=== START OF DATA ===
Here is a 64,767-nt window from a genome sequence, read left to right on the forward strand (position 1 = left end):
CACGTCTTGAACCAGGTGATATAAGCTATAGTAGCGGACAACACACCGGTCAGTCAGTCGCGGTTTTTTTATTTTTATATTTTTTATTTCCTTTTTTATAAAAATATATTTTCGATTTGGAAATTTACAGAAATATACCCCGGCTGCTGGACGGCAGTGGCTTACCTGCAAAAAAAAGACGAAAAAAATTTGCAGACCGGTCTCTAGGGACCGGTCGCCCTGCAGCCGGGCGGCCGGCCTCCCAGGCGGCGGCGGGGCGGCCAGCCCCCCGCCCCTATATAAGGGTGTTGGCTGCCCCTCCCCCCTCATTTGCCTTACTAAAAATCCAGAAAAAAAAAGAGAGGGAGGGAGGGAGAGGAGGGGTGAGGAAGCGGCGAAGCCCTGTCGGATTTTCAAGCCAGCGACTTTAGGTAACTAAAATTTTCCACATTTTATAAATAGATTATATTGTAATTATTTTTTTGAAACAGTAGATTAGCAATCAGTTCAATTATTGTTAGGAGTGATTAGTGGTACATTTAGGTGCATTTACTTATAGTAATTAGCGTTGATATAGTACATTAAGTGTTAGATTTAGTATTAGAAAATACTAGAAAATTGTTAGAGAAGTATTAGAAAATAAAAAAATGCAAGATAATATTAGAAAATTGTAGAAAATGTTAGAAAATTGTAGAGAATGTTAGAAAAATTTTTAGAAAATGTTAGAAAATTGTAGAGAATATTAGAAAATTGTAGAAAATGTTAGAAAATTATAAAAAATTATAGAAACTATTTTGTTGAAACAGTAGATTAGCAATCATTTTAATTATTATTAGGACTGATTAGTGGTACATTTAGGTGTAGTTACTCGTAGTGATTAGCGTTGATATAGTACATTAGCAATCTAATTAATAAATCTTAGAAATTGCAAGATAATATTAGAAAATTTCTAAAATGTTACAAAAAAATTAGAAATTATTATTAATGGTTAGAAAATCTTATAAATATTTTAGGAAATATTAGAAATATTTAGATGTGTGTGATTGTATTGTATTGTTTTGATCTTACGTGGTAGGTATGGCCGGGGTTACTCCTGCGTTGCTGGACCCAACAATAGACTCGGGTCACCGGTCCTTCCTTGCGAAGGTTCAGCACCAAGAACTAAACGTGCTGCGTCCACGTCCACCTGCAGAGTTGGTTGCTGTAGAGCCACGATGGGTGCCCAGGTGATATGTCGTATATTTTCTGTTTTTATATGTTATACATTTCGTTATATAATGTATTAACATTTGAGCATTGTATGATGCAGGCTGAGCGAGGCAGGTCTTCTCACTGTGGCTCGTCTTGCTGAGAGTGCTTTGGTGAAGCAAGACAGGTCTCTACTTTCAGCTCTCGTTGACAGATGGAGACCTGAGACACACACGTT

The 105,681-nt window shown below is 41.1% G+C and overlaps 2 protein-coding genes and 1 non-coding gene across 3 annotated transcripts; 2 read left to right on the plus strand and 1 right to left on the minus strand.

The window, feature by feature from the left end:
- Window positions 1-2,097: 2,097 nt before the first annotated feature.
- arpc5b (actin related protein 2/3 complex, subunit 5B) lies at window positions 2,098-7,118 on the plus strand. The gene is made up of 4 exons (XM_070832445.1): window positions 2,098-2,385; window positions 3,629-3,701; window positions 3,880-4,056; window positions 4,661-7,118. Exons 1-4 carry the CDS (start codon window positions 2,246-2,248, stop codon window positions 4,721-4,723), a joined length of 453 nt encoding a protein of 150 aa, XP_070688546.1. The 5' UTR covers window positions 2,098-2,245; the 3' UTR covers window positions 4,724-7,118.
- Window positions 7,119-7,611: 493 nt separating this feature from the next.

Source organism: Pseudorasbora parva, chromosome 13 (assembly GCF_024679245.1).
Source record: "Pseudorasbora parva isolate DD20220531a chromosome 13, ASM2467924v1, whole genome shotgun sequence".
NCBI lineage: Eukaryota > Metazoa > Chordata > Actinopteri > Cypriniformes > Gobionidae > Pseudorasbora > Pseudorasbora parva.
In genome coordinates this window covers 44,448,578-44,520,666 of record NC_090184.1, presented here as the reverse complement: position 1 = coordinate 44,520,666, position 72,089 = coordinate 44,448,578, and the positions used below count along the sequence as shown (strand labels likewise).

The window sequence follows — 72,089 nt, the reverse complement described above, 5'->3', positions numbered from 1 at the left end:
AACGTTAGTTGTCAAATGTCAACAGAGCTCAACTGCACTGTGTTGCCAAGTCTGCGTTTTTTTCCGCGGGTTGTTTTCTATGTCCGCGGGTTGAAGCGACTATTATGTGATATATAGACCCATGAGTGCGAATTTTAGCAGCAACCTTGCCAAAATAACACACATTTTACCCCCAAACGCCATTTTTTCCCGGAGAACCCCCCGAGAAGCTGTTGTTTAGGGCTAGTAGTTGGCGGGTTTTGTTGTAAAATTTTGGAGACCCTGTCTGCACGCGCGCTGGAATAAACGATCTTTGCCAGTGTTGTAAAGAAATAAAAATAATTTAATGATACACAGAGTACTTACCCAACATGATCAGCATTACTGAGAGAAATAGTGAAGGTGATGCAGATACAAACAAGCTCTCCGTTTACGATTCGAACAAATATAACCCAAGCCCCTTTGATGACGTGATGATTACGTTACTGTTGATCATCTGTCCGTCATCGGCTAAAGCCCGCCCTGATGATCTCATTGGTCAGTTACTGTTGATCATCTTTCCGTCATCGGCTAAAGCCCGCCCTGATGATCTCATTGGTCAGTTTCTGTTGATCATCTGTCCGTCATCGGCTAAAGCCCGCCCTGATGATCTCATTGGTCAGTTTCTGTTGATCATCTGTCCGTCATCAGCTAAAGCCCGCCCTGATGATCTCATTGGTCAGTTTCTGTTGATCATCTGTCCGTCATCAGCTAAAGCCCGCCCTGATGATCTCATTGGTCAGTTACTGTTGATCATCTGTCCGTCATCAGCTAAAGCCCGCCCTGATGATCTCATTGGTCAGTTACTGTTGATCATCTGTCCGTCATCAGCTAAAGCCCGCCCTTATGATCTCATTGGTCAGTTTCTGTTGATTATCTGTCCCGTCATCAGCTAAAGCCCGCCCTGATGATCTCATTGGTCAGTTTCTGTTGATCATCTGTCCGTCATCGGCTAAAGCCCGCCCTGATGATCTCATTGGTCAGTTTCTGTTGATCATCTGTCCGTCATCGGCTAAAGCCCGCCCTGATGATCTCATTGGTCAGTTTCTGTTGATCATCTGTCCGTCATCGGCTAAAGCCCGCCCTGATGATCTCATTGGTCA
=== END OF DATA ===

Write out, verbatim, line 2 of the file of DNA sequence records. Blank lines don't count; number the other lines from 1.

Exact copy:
CACGTCTTGAACCAGGTGATATAAGCTATAGTAGCGGACAACACACCGGTCAGTCAGTCGCGGTTTTTTTATTTTTATATTTTTTATTTCCTTTTTTATAAAAATATATTTTCGATTTGGAAATTTACAGAAATATACCCCGGCTGCTGGACGGCAGTGGCTTACCTGCAAAAAAAAGACGAAAAAAATTTGCAGACCGGTCTCTAGGGACCGGTCGCCCTGCAGCCGGGCGGCCGGCCTCCCAGGCGGCGGCGGGGCGGCCAGCCCCCCGCCCCTATATAAGGGTGTTGGCTGCCCCTCCCCCCTCATTTGCCTTACTAAAAATCCAGAAAAAAAAAGAGAGGGAGGGAGGGAGAGGAGGGGTGAGGAAGCGGCGAAGCCCTGTCGGATTTTCAAGCCAGCGACTTTAGGTAACTAAAATTTTCCACATTTTATAAATAGATTATATTGTAATTATTTTTTTGAAACAGTAGATTAGCAATCAGTTCAATTATTGTTAGGAGTGATTAGTGGTACATTTAGGTGCATTTACTTATAGTAATTAGCGTTGATATAGTACATTAAGTGTTAGATTTAGTATTAGAAAATACTAGAAAATTGTTAGAGAAGTATTAGAAAATAAAAAAATGCAAGATAATATTAGAAAATTGTAGAAAATGTTAGAAAATTGTAGAGAATGTTAGAAAAATTTTTAGAAAATGTTAGAAAATTGTAGAGAATATTAGAAAATTGTAGAAAATGTTAGAAAATTATAAAAAATTATAGAAACTATTTTGTTGAAACAGTAGATTAGCAATCATTTTAATTATTATTAGGACTGATTAGTGGTACATTTAGGTGTAGTTACTCGTAGTGATTAGCGTTGATATAGTACATTAGCAATCTAATTAATAAATCTTAGAAATTGCAAGATAATATTAGAAAATTTCTAAAATGTTACAAAAAAATTAGAAATTATTATTAATGGTTAGAAAATCTTATAAATATTTTAGGAAATATTAGAAATATTTAGATGTGTGTGATTGTATTGTATTGTTTTGATCTTACGTGGTAGGTATGGCCGGGGTTACTCCTGCGTTGCTGGACCCAACAATAGACTCGGGTCACCGGTCCTTCCTTGCGAAGGTTCAGCACCAAGAACTAAACGTGCTGCGTCCACGTCCACCTGCAGAGTTGGTTGCTGTAGAGCCACGATGGGTGCCCAGGTGATATGTCGTATATTTTCTGTTTTTATATGTTATACATTTCGTTATATAATGTATTAACATTTGAGCATTGTATGATGCAGGCTGAGCGAGGCAGGTCTTCTCACTGTGGCTCGTCTTGCTGAGAGTGCTTTGGTGAAGCAAGACAGGTCTCTACTTTCAGCTCTCGTTGACAGATGGAGACCTGAGACACACACGTT